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October 2022

Vol. 50, No. 5

Hot Birds: October 2022

Cape Verde Shearwater by Ian Davies
The absolute top bird of the summer was a Cape Verde Shearwater spotted by a small pelagic birding excursion off of Chatham. This was only the second accepted record for all of North America, and the first for Massachusetts. A few other records, including one from Massachusetts, are suspected to be this species but not confirmed. Ian Davies took the photo above. See the full story on page 324 of this issue.

Blac-capped Petrel by John Oshlick
The Brookline Bird Club overnight pelagic trips frequently bring back astounding reports, and this summer was no exception. The rarest species seen this summer was a Black-capped Petrel, though it was overshadowed by the mind-blowing, unprecedented numbers of White-faced Storm-Petrels whose numbers exceeded 400 individuals at just one stop during the trip. John Oshlick took the photo above.

Franklin's Gull by Ted Gilliland
Ted Gilliland spotted a Franklin’s Gull, apparently Hampden County’s second record of the species, on a small island in the Connecticut River near Longmeadow. It was not reported again from Massachusetts, but another report came in from northeastern Connecticut three days later and about 35 miles away. Ted took the photo above.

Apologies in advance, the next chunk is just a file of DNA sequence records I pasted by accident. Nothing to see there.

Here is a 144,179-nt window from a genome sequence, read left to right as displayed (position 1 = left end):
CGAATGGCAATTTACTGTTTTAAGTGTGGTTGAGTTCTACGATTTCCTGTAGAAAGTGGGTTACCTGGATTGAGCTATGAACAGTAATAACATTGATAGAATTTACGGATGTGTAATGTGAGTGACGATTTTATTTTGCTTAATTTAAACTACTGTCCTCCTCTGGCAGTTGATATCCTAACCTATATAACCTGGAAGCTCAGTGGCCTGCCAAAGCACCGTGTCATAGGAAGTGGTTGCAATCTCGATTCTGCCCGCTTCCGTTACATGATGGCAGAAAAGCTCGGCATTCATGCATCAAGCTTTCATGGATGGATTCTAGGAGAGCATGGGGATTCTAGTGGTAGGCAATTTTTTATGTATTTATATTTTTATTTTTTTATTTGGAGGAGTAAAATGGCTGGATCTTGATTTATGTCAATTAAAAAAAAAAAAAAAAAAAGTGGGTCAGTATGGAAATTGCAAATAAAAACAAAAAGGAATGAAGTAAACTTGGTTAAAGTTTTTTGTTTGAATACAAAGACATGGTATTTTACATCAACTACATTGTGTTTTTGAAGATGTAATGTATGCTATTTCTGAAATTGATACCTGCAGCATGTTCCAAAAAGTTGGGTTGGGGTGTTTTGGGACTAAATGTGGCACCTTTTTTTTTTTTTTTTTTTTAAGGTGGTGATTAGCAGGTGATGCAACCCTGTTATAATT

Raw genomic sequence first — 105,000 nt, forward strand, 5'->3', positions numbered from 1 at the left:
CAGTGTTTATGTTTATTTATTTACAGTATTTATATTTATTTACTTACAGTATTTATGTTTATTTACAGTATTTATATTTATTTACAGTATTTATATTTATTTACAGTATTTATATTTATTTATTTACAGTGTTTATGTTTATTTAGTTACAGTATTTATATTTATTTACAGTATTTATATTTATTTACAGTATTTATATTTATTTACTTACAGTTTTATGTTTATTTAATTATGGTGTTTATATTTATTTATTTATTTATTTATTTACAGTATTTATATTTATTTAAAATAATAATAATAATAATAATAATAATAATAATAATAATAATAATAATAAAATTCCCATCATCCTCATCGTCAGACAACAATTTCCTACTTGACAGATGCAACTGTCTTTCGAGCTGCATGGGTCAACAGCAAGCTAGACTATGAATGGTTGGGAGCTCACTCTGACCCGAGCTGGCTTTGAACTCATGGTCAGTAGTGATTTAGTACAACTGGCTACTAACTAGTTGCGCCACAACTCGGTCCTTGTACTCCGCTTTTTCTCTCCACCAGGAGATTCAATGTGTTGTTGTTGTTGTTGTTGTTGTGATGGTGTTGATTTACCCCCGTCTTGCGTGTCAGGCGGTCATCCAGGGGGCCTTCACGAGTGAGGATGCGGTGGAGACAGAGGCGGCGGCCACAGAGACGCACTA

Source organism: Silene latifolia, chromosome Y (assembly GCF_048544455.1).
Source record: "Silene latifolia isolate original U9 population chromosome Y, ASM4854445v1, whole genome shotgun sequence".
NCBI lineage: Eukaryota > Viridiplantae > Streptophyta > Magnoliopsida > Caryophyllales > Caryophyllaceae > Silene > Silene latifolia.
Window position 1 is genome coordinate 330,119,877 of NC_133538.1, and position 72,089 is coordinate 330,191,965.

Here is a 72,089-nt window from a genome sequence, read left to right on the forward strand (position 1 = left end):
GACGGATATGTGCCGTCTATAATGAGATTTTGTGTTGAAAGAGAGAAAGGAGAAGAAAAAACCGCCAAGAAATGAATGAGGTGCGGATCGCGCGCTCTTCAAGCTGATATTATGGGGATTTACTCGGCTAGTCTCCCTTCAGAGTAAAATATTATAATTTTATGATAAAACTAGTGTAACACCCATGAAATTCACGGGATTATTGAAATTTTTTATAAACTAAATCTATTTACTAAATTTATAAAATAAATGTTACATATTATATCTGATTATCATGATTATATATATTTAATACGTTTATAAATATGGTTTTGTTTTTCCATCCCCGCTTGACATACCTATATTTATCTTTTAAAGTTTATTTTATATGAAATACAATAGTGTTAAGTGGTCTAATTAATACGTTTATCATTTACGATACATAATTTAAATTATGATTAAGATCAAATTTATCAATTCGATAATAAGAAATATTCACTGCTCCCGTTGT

Loggerhead Shrike by Bill Lafley
One Loggerhead Shrike is a rare occurrence in Massachusetts. So far, 2022 has brought two to the state. Bill Lafley encountered one at Orange Airport, roughly 30 miles west and six weeks after Jon Skinner found one at Fitchburg Airport (featured in our last issue). Bill took the photo above.

Brown Pelican by Joey Negreann
As in recent years, this summer featured Brown Pelican sightings from several places. Reports came from at least four towns on outer Cape Cod, the two farthest-apart corners of Nantucket, and from the Massachusetts mainland, at Scituate. Joey Negreann took the photo above.

White Ibis by David Swain
White Ibis may not remain on Massachusetts’s review list much longer after more summers like this one. The species was reported from at least five places around the state. Perhaps the most surprising was in Williamstown, where birders conducting a Common Nighthawk migration count added an unexpected bonus to their tally. Other ibises appeared in Quincy, Cohasset/Scituate, Concord, and Newburyport. David Swain took the photo above.

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